Let’s step back to the room for a moment and determine what the room’s basic Inverse Square or distance vs. sound level losses or gains will be. If the sound source was omni directional, spherical radiator, placed at our speaker location the direct sound levels at our listening plane will follow the inverse square law relative to the distances from the sound source. Figure-5 shows the Inverse Square behavior of the room. There is roughly 10dB difference from the center line front seating to the center rear seating; if calculated using Inverse Square Law it calculates out at 9.65dB. If you use the level at the rear of the seating as your reference (D1) and move forward to the point where you are half as close to the sound source (D2) the direct sound level will raise by 6dB as shown in Figure-6; that’s the law and a physical certainty. The level increases purely as a function of the Inverse Square Law (+20log D1\D2) and is often referred to as inverse square gain or loss in respect to loudspeakers. Amongst some of my friends, we sometimes call this the “room” gain or loss, as it is related to the room rather than the loudspeaker. This is not to be confused with the term used in traditional acoustics to define the apparent rise in sound level by a listener at a location due to early reflections arriving within the inclusion time.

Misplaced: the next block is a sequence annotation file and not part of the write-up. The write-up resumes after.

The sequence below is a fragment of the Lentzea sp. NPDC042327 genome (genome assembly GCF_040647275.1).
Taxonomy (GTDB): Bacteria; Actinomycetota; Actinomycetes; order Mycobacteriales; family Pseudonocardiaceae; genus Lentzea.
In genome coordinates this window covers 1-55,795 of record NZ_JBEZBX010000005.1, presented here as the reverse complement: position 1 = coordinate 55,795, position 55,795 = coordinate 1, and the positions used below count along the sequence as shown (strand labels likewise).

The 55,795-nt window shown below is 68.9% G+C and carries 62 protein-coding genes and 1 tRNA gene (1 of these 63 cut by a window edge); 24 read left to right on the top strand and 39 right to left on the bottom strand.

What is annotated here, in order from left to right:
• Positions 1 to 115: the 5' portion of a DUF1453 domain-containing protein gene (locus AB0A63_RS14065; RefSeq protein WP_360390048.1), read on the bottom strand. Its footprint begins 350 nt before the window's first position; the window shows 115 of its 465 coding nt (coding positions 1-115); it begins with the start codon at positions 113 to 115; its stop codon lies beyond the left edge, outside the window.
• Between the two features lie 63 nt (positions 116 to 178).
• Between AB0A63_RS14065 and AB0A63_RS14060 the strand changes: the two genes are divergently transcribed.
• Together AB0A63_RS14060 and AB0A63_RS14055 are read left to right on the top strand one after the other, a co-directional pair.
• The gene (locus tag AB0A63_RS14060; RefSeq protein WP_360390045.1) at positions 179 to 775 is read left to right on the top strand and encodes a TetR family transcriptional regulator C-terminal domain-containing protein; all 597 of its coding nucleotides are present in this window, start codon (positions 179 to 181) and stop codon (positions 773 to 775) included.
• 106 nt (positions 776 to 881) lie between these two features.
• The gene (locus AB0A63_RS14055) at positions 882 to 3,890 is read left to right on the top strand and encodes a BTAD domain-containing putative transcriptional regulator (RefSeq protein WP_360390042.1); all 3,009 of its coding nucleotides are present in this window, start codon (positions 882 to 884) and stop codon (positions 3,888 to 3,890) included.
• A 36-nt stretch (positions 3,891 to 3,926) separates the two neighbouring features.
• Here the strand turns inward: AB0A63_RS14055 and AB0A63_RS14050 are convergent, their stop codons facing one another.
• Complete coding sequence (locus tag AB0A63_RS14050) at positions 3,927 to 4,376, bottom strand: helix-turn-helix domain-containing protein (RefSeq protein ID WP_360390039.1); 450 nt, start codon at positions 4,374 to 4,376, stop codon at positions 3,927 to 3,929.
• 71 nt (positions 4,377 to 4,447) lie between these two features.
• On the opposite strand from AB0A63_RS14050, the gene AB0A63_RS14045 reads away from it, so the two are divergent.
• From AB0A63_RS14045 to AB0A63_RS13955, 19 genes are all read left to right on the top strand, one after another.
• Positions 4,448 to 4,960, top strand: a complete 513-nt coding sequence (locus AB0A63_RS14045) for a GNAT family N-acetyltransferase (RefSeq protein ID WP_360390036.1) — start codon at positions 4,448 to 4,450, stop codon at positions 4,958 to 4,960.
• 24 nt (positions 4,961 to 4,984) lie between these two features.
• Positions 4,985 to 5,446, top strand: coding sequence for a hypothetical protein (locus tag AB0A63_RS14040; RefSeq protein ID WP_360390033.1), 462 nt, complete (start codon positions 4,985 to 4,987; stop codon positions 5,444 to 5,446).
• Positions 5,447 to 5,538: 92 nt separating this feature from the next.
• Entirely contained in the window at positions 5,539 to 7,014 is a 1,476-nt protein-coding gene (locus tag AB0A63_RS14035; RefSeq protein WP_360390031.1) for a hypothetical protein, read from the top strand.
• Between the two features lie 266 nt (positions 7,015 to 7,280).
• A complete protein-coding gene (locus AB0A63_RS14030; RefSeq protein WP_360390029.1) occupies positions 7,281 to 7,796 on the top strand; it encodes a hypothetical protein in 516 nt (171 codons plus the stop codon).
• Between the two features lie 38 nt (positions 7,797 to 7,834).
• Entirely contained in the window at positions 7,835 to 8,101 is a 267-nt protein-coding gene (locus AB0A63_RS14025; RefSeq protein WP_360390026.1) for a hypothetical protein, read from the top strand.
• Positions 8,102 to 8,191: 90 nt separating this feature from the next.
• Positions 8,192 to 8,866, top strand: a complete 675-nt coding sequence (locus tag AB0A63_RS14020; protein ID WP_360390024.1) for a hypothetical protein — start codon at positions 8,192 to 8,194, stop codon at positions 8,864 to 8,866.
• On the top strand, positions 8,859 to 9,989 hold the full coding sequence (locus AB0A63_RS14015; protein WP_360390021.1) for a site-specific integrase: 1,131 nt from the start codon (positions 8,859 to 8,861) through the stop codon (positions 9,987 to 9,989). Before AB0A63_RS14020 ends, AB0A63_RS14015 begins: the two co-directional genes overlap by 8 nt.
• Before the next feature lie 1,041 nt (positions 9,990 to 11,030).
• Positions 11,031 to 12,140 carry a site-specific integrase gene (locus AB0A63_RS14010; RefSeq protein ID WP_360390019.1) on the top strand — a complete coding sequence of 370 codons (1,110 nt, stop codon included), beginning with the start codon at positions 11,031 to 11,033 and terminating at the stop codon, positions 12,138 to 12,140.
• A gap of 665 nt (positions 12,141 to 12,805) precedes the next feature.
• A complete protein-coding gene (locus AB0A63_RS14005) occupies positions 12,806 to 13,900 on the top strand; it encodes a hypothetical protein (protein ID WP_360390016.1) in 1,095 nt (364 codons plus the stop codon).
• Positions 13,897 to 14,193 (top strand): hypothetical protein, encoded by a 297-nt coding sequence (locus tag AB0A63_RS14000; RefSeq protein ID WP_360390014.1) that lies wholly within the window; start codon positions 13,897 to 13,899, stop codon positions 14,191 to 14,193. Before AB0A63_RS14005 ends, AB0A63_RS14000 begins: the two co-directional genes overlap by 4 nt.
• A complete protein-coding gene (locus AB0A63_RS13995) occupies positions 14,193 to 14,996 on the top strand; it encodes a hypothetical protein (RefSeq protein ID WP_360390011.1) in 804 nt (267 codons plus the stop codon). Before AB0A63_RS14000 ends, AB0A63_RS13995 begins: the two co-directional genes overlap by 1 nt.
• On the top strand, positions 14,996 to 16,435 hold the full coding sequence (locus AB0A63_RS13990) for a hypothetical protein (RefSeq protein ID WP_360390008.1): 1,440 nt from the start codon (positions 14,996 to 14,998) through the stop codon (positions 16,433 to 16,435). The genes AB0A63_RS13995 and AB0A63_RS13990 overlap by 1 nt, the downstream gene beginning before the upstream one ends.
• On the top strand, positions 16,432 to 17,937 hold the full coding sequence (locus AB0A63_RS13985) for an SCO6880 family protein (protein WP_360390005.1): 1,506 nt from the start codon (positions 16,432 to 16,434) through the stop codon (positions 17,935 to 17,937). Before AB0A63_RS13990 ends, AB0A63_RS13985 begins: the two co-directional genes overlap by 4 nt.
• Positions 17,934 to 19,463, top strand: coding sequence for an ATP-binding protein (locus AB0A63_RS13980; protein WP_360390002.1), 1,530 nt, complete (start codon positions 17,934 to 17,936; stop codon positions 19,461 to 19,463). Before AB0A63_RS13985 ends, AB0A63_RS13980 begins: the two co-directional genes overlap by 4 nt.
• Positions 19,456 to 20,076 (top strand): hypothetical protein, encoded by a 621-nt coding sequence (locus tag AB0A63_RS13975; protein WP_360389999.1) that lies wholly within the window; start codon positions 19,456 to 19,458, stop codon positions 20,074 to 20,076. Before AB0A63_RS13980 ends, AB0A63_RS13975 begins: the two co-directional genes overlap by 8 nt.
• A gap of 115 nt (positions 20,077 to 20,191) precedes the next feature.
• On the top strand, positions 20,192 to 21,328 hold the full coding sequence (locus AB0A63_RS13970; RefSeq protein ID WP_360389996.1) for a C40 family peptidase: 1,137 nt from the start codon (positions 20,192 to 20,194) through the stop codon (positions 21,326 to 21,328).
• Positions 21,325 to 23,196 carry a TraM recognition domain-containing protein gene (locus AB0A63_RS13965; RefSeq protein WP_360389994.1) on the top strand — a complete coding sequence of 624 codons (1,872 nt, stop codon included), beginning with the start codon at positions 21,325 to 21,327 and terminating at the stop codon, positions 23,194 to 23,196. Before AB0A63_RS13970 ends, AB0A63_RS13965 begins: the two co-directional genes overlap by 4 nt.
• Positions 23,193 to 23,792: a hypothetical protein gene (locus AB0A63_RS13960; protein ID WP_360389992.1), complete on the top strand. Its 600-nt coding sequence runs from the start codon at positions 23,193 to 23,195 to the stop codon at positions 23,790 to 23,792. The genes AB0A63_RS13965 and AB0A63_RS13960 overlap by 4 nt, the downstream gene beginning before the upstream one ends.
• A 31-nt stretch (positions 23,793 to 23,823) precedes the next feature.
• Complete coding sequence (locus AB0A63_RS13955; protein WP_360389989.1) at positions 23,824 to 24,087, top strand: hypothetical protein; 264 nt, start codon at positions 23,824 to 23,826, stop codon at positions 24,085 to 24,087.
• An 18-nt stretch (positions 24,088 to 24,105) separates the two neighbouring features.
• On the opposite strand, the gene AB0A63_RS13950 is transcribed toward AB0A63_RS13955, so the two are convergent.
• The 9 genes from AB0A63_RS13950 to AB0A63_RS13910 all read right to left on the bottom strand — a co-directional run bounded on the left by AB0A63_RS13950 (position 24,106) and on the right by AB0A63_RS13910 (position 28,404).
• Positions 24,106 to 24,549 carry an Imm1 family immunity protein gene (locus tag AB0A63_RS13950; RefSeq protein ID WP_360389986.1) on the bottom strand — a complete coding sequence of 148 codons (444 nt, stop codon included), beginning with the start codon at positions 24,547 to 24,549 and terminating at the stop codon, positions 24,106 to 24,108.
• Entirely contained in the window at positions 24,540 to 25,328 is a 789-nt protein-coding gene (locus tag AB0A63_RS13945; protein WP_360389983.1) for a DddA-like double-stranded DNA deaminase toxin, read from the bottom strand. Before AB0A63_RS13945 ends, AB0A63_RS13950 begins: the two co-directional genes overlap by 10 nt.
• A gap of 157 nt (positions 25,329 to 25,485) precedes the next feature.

Fortunately our loudspeaker has some directivity, and that works in our favor to level out the inverse square gain as we move forward in the room. Ok, so we have taken our basic 60/40 degree speaker and aimed it into our room so that we have as reasonable coverage as possible at the rear of the room; which, by the way, is at the farthest part of the coverage. There are a number of reasons to ensure that there are good direct sound levels at the rear of the room. As a basic rule of thumb; in order to have the best level at the farthest seat, it is necessary to aim the speaker directly at that farthest listening point. This is to minimize the inverse square loss of the direct sound level at that location, thus delivering the maximum sound level, deliverable, from that speaker/location to the rear seats. The resulting vertical down angle of the speaker is -20 degrees. If a purely Inverse Square behavior were present, we would be -6dB at the position of D2. But look at Figure-7 and you will see that we are not up by 6dB, we are actually up by around 3dB. This is due to the inverse square gain and the compensating loss of the loudspeakers polar pattern. The yellow line is the 3dB down on the polar and the red line is the 6dB down polar line. So while the room level is going up, the loudspeakers level is going down and it compensates some. Actually, if you look at the numbers the loudest point on the seating is at 103.8dB, the rear of the seating is at 100.7 (-3.1dB) and the front row is at 97.5dB (-6.4dB); pretty close to covering the space, not withstanding the horizontal issues. We could use some moderate front fill or down fill speaker and nicely bring that level up by 3dB or so and have pretty nice coverage; Rule#1 satisfied, right?